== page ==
Exceptions overruled. The plaintiff has excepted to the refusal of a judge in the Superior Court to give certain requested rulings at the trial of an action for personal injury and property damage resulting from a collision of a truck of the defendant with that of the plaintiff. The jury returned a verdict for the defendant. The requested rulings related to inferences which the jury permissibly might draw from portions of the evidence and the right of the plaintiff to rely on certain anticipated conduct of the defendant's operator. There was no error in this refusal. See Barnes v. Berkshire Street Railway, 281 Mass. 47 ; Burgess v. Giovannucci, 314 Mass. 252 , 255; Liberatore v. Framingham, 315 Mass. 538 ; Gregory v. Maine Central Railroad, 317 Mass. 636 , 641.
Decree affirmed. This is an appeal by the husband of the insured employer from a decree of the Superior Court dismissing a claim for compensation under the workmen's compensation act, G. L. (Ter. Ed.) c. 152, as amended. It is settled by Humphrey's Case, 227 Mass. 166 , that under the act the relationship of employee and employer cannot exist between husband and wife. Here, as in Humphrey's Case, the record is devoid of evidence upon which to base an estoppel.
Appeal dismissed. In this action of summary process judgment was rendered in the District Court against the defendant, hereinafter called the petitioner. Thereafter he brought a petition in that court to vacate judgment, which was denied, and judgment on the petition was entered accordingly, from which the petitioner appealed to the Superior Court. See Donnelly v. Montague, 305 Mass. 14 , 16. G. L. (Ter. Ed.) c. 231, Section 97. In the Superior Court the record discloses merely that the petition was "denied after hearing" and that the petitioner's requests for rulings and findings of fact were denied. The petitioner appealed from the denial of his petition (which we treat as an order for judgment) and from the denial of his requests. The requests do not appear in the record -- and properly so -- since they are not part of the record on appeal. Pequod Realty Corp. v. Jeffries, 314 Mass. 713 , 717. The appeal is not rightly here. The statute governing appeals in actions at law is G. L. (Ter. Ed.) c. 231, Section 96. The order appealed from, although "decisive of the case," was not "founded upon matter of law apparent on the record" within the meaning of these words in Section 96. Styrnbrough v. Cambridge Savings Bank, 299 Mass. 22 . Obviously the order was not within any other class of orders appealable under that section.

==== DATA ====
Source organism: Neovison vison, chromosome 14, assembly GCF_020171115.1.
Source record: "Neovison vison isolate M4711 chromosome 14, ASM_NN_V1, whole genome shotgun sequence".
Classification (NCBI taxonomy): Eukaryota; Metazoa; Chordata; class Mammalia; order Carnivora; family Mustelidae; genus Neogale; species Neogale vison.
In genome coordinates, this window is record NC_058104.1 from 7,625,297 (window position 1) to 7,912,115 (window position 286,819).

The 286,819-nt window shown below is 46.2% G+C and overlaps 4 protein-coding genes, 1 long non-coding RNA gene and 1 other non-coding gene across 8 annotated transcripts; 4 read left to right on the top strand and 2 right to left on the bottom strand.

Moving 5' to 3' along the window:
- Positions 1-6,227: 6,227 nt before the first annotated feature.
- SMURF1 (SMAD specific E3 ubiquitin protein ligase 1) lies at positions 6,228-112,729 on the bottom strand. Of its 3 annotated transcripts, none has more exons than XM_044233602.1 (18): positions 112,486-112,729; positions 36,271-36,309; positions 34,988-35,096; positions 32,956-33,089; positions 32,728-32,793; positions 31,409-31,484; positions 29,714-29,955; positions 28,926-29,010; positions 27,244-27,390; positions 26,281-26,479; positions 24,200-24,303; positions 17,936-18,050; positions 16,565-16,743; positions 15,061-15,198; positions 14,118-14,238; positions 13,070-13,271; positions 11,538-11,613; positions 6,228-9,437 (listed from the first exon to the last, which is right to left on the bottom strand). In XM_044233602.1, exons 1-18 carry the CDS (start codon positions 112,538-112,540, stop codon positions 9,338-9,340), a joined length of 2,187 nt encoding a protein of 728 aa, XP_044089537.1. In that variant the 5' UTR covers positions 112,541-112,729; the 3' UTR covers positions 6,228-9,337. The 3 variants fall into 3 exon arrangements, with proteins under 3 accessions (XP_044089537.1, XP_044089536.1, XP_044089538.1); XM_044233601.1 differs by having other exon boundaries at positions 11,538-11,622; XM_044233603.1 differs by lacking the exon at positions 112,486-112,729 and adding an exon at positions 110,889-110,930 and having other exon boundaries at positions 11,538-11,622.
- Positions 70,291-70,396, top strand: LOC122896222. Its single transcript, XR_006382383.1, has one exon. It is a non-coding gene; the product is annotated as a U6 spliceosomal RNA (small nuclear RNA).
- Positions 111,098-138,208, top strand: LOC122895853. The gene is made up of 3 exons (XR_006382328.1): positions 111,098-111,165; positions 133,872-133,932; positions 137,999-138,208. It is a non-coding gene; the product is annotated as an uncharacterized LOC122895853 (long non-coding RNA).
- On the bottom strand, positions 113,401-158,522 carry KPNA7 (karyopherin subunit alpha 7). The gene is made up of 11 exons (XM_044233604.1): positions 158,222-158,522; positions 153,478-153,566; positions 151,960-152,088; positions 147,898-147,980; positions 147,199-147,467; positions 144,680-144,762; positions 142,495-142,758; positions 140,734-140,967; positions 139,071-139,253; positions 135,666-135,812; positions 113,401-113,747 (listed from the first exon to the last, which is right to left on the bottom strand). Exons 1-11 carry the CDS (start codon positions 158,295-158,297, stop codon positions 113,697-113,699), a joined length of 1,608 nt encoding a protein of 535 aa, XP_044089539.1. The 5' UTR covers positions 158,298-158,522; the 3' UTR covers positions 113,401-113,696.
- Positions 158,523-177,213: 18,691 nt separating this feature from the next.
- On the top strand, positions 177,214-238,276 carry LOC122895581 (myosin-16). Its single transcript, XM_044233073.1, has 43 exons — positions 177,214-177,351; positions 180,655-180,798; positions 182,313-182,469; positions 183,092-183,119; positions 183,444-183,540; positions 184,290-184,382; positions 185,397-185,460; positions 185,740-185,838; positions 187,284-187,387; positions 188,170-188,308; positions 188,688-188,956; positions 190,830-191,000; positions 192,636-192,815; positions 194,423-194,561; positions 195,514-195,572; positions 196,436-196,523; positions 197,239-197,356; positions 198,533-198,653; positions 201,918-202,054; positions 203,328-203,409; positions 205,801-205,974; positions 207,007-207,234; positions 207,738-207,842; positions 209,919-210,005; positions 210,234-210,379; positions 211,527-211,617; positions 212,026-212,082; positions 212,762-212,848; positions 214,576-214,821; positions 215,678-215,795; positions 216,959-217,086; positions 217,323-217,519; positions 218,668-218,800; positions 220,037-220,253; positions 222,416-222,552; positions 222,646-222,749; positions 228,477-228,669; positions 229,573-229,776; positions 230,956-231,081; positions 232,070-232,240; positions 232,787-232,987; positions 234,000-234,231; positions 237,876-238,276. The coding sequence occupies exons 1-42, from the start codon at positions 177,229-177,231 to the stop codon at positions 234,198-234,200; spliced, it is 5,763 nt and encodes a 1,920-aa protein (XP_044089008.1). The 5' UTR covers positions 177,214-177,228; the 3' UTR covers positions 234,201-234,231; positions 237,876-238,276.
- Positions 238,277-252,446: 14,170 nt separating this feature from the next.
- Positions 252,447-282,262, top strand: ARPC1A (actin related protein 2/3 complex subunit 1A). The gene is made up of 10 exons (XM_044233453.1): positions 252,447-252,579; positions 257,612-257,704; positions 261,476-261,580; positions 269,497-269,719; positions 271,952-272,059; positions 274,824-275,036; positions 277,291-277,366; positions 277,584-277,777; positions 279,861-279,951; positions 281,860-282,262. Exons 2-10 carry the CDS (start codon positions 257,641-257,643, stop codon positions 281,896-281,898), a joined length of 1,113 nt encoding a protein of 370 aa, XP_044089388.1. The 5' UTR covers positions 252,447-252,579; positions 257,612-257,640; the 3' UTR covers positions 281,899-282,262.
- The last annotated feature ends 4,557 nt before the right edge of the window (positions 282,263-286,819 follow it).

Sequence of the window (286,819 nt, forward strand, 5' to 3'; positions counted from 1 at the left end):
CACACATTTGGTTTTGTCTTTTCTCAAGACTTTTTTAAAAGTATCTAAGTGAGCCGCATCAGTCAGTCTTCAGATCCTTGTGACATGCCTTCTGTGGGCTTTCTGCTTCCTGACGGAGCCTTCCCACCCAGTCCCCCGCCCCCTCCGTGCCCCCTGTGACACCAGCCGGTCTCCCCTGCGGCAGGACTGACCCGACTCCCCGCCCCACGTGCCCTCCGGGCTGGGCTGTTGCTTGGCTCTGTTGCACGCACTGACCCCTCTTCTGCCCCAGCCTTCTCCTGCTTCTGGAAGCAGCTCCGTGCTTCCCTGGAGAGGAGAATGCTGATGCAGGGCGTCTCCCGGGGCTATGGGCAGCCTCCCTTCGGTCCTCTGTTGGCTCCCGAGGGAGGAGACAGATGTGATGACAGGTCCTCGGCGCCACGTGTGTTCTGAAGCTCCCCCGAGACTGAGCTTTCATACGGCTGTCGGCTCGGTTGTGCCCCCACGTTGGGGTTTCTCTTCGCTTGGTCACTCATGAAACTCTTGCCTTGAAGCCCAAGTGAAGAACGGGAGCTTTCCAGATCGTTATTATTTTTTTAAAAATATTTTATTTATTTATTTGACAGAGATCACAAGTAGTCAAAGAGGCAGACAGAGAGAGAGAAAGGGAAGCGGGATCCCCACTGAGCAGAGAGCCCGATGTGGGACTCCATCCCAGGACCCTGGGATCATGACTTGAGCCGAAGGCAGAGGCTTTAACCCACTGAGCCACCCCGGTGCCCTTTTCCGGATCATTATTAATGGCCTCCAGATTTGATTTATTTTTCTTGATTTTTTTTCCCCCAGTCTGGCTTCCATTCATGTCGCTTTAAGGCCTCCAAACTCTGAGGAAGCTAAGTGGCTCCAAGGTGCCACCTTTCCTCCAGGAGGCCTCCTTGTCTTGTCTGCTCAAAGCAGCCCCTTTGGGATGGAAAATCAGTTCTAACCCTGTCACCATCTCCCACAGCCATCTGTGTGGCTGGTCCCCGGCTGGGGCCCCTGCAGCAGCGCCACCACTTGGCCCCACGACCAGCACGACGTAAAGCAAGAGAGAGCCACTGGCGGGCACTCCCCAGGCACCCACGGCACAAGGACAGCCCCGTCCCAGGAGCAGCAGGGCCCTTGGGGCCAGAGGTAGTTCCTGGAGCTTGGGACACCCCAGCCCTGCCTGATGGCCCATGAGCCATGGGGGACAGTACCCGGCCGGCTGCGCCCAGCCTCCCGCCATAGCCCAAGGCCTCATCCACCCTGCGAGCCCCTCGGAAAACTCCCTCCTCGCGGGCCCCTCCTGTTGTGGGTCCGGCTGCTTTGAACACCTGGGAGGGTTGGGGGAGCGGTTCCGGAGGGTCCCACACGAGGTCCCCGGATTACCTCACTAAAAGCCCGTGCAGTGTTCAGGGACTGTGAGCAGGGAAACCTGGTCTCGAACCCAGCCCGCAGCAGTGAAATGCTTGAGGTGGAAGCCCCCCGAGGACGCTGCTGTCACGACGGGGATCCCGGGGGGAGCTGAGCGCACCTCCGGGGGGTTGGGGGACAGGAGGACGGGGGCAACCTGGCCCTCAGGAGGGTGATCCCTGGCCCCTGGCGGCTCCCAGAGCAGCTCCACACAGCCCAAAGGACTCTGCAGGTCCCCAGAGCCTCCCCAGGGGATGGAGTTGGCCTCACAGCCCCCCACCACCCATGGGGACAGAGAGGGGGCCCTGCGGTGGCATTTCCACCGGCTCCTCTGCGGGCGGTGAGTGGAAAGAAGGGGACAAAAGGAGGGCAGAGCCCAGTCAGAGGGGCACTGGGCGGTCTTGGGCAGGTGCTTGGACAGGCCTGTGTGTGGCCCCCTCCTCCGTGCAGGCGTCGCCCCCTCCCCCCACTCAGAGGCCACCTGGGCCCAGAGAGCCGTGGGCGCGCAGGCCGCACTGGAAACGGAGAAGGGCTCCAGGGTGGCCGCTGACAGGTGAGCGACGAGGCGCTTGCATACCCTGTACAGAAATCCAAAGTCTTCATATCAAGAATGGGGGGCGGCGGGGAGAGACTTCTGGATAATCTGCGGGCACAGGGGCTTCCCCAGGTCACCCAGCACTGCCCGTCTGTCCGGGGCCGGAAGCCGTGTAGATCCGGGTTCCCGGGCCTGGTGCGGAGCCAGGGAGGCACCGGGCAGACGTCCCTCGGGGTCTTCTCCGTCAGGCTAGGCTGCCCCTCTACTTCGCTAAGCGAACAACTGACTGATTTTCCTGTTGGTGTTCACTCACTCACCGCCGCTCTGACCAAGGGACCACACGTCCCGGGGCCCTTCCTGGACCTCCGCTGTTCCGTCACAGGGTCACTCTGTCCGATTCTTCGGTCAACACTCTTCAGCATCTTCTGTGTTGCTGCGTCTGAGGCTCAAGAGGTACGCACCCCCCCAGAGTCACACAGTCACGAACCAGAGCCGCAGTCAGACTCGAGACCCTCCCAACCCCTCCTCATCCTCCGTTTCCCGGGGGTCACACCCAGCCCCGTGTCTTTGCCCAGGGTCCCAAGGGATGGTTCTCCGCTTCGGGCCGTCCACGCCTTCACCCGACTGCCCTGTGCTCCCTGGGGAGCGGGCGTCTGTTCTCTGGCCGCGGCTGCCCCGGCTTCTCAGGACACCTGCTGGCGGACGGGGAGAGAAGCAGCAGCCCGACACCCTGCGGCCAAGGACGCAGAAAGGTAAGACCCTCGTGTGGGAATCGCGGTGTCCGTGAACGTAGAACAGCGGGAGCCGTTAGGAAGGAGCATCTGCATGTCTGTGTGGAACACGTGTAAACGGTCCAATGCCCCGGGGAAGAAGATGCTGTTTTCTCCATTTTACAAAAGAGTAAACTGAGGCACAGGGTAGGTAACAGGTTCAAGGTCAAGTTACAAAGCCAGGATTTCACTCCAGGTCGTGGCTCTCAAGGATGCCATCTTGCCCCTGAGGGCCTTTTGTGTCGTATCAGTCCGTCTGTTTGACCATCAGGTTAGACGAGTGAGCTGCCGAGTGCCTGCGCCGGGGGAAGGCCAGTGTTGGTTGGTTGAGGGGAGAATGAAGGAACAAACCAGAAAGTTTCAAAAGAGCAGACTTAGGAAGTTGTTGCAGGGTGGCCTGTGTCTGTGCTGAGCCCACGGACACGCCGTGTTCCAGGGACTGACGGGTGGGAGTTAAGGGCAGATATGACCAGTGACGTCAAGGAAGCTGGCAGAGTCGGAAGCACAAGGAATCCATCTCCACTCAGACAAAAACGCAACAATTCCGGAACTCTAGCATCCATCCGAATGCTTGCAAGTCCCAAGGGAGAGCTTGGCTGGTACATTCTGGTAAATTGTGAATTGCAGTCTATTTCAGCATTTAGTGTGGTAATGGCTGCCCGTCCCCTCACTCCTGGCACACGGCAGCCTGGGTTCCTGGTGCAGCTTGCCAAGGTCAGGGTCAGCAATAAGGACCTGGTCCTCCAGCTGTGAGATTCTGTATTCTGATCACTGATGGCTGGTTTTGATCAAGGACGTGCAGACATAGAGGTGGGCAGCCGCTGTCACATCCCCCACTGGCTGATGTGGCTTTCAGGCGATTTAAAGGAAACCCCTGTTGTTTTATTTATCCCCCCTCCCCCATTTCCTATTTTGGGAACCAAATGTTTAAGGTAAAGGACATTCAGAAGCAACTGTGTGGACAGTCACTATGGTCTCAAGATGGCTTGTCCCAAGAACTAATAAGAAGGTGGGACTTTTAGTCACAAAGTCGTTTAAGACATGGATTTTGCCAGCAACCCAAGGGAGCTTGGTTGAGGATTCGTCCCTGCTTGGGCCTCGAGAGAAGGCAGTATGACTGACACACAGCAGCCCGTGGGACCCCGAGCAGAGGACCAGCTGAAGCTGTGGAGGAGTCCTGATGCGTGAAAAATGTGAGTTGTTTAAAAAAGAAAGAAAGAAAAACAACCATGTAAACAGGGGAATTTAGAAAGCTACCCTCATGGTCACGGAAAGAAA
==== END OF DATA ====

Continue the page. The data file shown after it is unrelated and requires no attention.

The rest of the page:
Appeal dismissed, the case having become moot. Since the argument in this case it has come to the attention of the court that the Legislature has enacted a statute, designated as c. 363 of the Acts of 1949, by the terms of which the question whether kindergartens shall be established in the primary schools of Medford is to be submitted to the voters at the regular municipal election in the current year. In view of this statute it appears to the court that no judicial
decision ought to be made of the issues in this case. The appeal is therefore dismissed on the ground that the case has become moot.